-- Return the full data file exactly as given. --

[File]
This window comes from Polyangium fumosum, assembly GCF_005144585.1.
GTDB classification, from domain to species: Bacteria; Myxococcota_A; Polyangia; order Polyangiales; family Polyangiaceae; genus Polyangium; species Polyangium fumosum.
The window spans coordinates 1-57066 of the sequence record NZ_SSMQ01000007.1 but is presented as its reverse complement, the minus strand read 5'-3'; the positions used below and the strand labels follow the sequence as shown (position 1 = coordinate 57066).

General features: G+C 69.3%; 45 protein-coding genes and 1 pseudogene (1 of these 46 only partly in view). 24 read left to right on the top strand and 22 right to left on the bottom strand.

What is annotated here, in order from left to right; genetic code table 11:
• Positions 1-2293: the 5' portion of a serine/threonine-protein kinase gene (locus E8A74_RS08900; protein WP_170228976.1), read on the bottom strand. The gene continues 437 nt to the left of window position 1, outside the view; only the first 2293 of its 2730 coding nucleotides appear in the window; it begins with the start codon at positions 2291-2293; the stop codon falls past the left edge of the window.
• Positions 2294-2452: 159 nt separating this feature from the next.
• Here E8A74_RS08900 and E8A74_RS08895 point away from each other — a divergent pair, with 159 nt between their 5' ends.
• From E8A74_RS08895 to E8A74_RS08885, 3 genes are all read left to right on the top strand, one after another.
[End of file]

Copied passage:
This window comes from Polyangium fumosum, assembly GCF_005144585.1.
GTDB classification, from domain to species: Bacteria; Myxococcota_A; Polyangia; order Polyangiales; family Polyangiaceae; genus Polyangium; species Polyangium fumosum.
The window spans coordinates 1-57066 of the sequence record NZ_SSMQ01000007.1 but is presented as its reverse complement, the minus strand read 5'-3'; the positions used below and the strand labels follow the sequence as shown (position 1 = coordinate 57066).

General features: G+C 69.3%; 45 protein-coding genes and 1 pseudogene (1 of these 46 only partly in view). 24 read left to right on the top strand and 22 right to left on the bottom strand.

What is annotated here, in order from left to right; genetic code table 11:
• Positions 1-2293: the 5' portion of a serine/threonine-protein kinase gene (locus E8A74_RS08900; protein WP_170228976.1), read on the bottom strand. The gene continues 437 nt to the left of window position 1, outside the view; only the first 2293 of its 2730 coding nucleotides appear in the window; it begins with the start codon at positions 2291-2293; the stop codon falls past the left edge of the window.
• Positions 2294-2452: 159 nt separating this feature from the next.
• Here E8A74_RS08900 and E8A74_RS08895 point away from each other — a divergent pair, with 159 nt between their 5' ends.
• From E8A74_RS08895 to E8A74_RS08885, 3 genes are all read left to right on the top strand, one after another.